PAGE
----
“Very well. Your apology is accepted,” the colonel replied. “And you may thank your mother for caring enough about you to discipline you.” ²
1. To give credit where credit is due, Zachary did help cut zucchini and mix up the ingredients for my hollandaise recipe.
2. Patricia Coble, “Legogote: Tales from the Bottom Township,” (Bloomington, Ind.: Wordclay) 2008. 1-11.
Sunday evening Kristen and I took a walk (as we often do) through our neighborhood and into downtown Benson. We noticed signs around the neighborhood pointing towards a new coffee shop on Railroad Street, so we strolled down to check it out. The store was closed, but looking through the windows it was obviously a place somebody had put a significant amount of work into — lots of soft seating, a new floor, fresh paint, a cavernous lounge space and did I say lots of soft seating?
We were excited to see the new business, Crossroads Coffee, downtown as there really is not a good place to just go grab a cup of coffee and hang out in Benson. In fact, if you’re not in the mood for bar hopping or Italian food, there really isn’t anywhere to go in Benson after 6 p.m. The downtown community seemed to be on the verge of a serious renewal just a year ago. Several new business have opened in recent months and the Main Street area has received some long awaited upgrades, including new benches, improved landscaping, the opening of a new town history museum and full renovations of several neglected building facades. Still, for every step forward the downtown area has made, it seems like Benson has fallen two steps behind. Some key stores have closed and, this winter, a group of business owners successfully halted plans to create a unified historic district downtown.
With that in mind, it’s definitely a pretty cool thing when a nice, snazzy, spacious, comfortable coffee shop opens just three blocks from our home.
On our walk today we noticed the store had an open sign and a couple of cars out front. Kristen and I walked over. Abigail, our 5-month-old Doberman, was with us, so we took turns going in and seeing what Crossroads was really like. As it turns out, Crossroads Coffee is not just a coffee house. It’s actually called Crossroads Church. Pastor Scott Betts organized the church plant several months ago. About 60 regular worshipers have been meeting in the back of the building while the coffee shop was being built. The building, on the corner of Railroad Street and Parish Drive, has a relatively large sanctuary, a game room and a nursery area separate from the coffee shop, which takes up about half of the building. Betts just completed his M.Div. program in 2008, so we talked a little about school and about what he hopes to see happen at Crossroads.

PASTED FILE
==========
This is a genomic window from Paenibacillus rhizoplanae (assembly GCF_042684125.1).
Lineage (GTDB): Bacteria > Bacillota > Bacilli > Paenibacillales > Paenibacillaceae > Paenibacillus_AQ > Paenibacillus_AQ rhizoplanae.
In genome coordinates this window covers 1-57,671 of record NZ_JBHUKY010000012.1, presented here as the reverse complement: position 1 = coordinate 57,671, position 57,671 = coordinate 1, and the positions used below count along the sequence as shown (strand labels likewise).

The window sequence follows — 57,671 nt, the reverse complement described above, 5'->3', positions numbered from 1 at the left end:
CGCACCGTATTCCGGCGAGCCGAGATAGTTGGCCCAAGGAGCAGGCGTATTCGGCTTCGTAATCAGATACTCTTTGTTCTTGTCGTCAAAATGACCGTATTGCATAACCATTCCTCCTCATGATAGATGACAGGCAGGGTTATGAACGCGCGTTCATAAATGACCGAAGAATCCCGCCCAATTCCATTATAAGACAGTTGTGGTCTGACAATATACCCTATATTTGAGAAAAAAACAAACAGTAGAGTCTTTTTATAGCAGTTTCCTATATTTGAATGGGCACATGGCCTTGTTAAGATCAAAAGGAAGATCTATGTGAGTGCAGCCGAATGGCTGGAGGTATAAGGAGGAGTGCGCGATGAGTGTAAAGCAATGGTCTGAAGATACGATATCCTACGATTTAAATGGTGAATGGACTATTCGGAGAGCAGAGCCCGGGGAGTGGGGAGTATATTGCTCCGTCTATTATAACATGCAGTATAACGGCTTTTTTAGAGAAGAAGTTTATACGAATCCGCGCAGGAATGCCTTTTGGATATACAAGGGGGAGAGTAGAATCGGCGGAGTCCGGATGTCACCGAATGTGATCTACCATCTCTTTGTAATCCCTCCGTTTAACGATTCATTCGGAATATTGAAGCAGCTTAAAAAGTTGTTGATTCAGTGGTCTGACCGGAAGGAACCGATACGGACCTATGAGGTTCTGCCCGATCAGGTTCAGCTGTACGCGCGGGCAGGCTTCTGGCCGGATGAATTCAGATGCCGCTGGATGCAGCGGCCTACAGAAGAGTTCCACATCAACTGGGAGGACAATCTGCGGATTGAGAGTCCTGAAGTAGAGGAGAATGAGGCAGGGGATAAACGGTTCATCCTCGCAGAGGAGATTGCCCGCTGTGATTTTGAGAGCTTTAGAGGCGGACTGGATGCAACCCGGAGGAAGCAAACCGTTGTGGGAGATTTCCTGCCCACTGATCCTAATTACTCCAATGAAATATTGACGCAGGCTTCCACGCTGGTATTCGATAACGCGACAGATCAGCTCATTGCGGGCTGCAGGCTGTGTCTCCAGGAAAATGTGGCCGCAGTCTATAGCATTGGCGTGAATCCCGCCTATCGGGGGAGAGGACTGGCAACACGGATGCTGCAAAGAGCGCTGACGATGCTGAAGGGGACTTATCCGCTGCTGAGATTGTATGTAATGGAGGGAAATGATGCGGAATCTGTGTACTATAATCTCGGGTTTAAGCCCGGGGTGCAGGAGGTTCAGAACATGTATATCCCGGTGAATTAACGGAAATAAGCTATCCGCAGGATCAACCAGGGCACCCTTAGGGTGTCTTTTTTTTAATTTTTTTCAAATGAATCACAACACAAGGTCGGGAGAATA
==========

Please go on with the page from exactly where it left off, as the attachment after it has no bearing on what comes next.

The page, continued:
The church is officially non-denominational but has a doctrine grounded in the Baptist tradition. Crossroads has a regular Sunday morning worship service in their building on Railroad Street, men’s and women’s Bible study groups on Monday nights and a midweek gathering at Betts’ home. On the coffee shop side of things, they are open Monday through Saturday from 6:30 a.m. to 7 p.m., although hours may be extended once the shop gets established. Proceeds from the coffee (which comes from Larry’s Beans by the way) goes back to support the mission of the church. Betts said the church has just hired a worship director, although he continues to work as an electrical contractor and does not yet take a salary from the church. This Friday, at 7 p.m., Crossroads Coffee will host its first musical act — a local bluegrass/gospel band. Betts said he plans to make concerts and open mike nights a regular event. Entertainment will be a blend of religious and secular, but always family-friendly.
Regardless of your church persuasion, the coffee shop atmosphere really is top notch. It’s worth supporting ventures like this to help Benson develop into a more vibrant place to live.
I plan on going back. Let’s meet up some time.
So, my photography has nearly dried up completely. On the way to the airport, at the end of my vacation in Colorado last summer, my camera fell out of its bag, landed on its lens and took some damage. Whenever I felt the need to take a picture over the past few months, I have typically turned to my iPhone, which is a terribly addicting habit I plan to break.
I’ve gotten a new lens for my camera body, which survived the fall, and I hope to get back to taking pictures. Image making is such a stress relief for me. It doesn’t carry any of the burden or stresses of writing, and typically I feel much more satisfied with the results. Don’t take this to mean I think my photography is anything special. I just enjoy making it and looking back at it more than I do my writing.